Welcome to Heads Up, a blogging experiment that aims to:
- connect the people, parts, and principles of Durham Academy;
- share ideas about learning and human development;
- spotlight a few of the many wondrous things I get to see every day at Durham Academy.
Thanks for reading the posts below — and sending news, links and ideas worth sharing.
Michael Ulku-Steiner, Head of School
Our new Science and Humanities Center and a bold master plan
The last time Durham Academy dreamed this big was more than 20 years ago. Then, as now, we were responding to high demand that was causing admissions constraints: the school was at capacity, we weren’t able to serve as many deserving families as we wanted to, we were starting to lose the ability to keep families together, and we were being forced to balance those priorities with a long-standing commitment to increasing diversity.
DA’s then-Headmaster Don North identified enrollment management as the school’s No. 1 challenge. After grappling with the issue for a year and a half, Don and our Board of Trustees decided DA would grow rather than turn away qualified, deserving students, siblings, alumni children or students who enriched our community. The growth would not happen all at once, but with a plan that allowed DA to preserve the heart of its student experience — small class sizes, teachers who know their students and families and faculty who know each other.
In 1997 the board resolved to move the Preschool and Lower School from Academy Road, renovate what is now the Middle School campus and build the current Preschool/Lower School, adding a section at each grade level while reducing class size. Don North had the foresight to caution, “Flexibility should prevail not only in the construction of facilities but in the attitude about enrollment growth. A dynamic strategic planning process should include the possibility of a larger school in the future.”
And here we are in 2017, in remarkably similar circumstances. Demand for the DA experience is at an all-time high; we are at capacity on all three campuses; admissions committees are being forced to make painful decisions and scores of students we’d love to enroll remain on our waitlists. After patient and diligent work of Admissions Director Victoria Muradi and the Optimal School Size Task Force, we now know we will grow — once again in incremental, purposeful ways.
Strategic growth in the coming decade will allow DA to do the following:
- continue to be a regional leader in education
- recruit, retain and nourish the most innovative and creative teachers
- create new cutting-edge programs for students to thrive
- increase diversity in all its forms (new students, new teachers, new offerings)
- expand our capacity to admit siblings and children of alumni
- increase the school’s reputational value
Our 2015 Strategic Plan focuses not just on preserving but rather improving the student experience through a diverse and inclusive school community, outstanding teachers, an integrated curriculum and connections to the wider world. To support those goals, we are addressing the most immediate need first — two rapidly aging, outdated Upper School buildings — which impede growth in the division demonstrating the most immediate capacity for growth.
Plans are under way for a new Upper School science and humanities center that will relieve instructional space limitations. After extensive input from Upper School faculty, staff, parents and students, we plan to replace the physics and Glaxo Science buildings with a two-story, 46,000-square-foot innovative space that will do the following:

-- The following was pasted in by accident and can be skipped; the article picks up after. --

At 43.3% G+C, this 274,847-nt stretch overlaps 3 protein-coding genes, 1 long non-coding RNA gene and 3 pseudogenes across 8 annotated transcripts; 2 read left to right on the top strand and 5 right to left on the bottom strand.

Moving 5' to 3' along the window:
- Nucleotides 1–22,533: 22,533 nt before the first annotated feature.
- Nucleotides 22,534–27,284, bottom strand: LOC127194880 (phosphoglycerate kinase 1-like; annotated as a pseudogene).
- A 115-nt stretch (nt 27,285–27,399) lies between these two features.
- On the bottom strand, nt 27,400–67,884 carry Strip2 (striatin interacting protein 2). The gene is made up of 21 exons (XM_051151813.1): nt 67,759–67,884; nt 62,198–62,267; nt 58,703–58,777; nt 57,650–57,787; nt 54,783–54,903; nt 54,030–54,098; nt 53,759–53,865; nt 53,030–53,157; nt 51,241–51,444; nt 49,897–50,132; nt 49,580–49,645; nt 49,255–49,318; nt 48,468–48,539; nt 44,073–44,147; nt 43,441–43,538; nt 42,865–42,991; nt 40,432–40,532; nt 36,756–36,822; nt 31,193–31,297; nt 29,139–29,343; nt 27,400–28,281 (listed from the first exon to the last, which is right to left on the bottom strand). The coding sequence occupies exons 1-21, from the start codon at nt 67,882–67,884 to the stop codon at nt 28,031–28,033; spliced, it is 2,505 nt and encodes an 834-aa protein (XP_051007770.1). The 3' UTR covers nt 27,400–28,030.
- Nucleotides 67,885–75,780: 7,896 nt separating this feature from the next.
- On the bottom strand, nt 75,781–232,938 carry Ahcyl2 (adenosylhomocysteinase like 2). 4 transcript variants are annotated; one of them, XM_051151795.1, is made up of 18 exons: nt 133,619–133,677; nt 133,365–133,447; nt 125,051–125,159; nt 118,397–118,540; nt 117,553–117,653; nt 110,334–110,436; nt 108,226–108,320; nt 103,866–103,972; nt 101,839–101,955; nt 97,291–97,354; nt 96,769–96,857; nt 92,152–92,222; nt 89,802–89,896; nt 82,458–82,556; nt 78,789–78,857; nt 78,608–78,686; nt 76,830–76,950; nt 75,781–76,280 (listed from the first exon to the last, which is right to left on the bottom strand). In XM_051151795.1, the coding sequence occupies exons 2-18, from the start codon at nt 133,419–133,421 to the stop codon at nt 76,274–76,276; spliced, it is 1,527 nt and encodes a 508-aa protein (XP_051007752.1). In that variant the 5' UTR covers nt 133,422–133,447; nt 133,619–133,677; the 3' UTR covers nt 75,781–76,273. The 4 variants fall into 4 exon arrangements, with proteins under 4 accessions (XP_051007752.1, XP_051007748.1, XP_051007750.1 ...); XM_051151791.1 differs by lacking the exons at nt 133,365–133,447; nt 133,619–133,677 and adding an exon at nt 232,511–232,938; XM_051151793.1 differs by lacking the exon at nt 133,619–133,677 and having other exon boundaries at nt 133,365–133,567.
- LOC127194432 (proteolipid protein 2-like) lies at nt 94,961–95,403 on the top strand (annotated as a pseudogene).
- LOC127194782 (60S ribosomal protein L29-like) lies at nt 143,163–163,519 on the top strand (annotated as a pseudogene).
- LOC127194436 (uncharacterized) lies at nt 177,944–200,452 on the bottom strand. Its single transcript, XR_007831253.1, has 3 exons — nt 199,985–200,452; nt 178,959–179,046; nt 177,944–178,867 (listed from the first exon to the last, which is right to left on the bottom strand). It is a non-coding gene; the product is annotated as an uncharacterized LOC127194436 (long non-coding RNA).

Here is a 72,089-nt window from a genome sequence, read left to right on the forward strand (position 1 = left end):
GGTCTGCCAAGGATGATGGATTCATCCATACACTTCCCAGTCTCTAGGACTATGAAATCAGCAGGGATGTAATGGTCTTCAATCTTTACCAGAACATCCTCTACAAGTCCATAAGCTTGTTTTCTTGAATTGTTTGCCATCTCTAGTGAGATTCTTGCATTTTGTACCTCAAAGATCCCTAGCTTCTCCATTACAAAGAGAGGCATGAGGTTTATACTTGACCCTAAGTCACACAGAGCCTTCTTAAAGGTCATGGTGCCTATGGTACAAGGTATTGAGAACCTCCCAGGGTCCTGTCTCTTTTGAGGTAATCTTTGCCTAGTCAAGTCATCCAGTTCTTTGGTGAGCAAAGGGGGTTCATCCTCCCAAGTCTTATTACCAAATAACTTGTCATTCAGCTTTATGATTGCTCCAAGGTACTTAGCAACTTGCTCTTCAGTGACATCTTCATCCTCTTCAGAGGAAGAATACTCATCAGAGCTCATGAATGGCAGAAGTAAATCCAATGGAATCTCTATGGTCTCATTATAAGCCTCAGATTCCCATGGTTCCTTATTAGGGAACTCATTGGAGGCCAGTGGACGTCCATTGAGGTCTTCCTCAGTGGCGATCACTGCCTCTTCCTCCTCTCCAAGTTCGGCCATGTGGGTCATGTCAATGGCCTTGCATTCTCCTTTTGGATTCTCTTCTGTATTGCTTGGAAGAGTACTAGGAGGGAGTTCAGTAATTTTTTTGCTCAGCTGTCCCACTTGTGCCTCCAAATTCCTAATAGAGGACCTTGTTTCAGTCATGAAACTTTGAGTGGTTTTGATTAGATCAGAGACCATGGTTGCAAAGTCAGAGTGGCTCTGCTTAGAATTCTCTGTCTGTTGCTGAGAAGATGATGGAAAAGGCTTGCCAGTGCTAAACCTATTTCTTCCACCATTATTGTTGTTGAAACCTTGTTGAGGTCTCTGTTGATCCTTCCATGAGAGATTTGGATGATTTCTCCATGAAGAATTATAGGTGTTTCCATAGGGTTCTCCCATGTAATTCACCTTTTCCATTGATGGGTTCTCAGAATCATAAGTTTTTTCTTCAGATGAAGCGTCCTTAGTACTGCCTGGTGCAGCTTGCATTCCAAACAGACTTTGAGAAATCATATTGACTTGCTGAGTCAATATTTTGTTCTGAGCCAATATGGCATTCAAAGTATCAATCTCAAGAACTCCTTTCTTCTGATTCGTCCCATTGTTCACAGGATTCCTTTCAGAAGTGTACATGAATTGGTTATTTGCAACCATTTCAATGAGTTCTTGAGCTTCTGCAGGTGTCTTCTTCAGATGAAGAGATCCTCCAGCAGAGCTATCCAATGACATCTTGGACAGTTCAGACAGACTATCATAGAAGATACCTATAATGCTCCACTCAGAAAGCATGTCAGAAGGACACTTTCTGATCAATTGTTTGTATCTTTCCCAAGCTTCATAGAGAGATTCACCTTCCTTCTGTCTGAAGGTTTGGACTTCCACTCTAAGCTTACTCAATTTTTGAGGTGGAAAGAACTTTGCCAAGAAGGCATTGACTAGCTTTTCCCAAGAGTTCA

- provide state-of-the-art learning environments for our students
- increase the amount of flexible learning space and collaboration between teachers, students and disciplines
- unite our STEM (science, technology, engineering and math) programs, and pull our English, history, language, science and math classes into closer daily contact
- better prepare our students for 21st century careers
Our rebuilt Upper School campus will improve accessibility, security, safety and energy efficiency. It will allow strategic enrollment growth in the Upper School while protecting student/teacher ratios and advisory sizes. We will retain the beloved open-air feel of our covered sidewalks and outdoor patios while increasing the green space in the center of campus. Our new science and humanities center will look and act more like our Learning Commons (a hive of interaction and activity).
This blueprint for the future isn’t limited to the Upper School campus. In February we will begin master planning for a comprehensive renovation of the Middle School. After considering several ways of uniting all our divisions on Ridge Road, our trustees, administrators and faculty decided that our mission could best be served by reinvesting in the first home DA ever constructed. We will protect what we love most about the Academy Road campus — its sprawling size, its beautiful outdoor learning environment, its ability to insulate tweens and teens at a key stage of their social, developmental and academic lives — creating a state-of-the-art Middle School campus, by design and not by default.
The Middle School’s multi-year, long-range plan will take shape with input from faculty, staff, students and parents. Those valuable opinions will help us prioritize each year-long construction segment by urgency, complexity and cost. We hope to complete the Middle School master plan by July and begin the first phase of the comprehensive renovation by summer 2019 (to dovetail with the completion of the Upper School science and humanities center). Soon, we’ll share more about how to keep up with the progress of the Upper School construction project and how you can get involved in the Middle School planning.
Choose groups to clone to: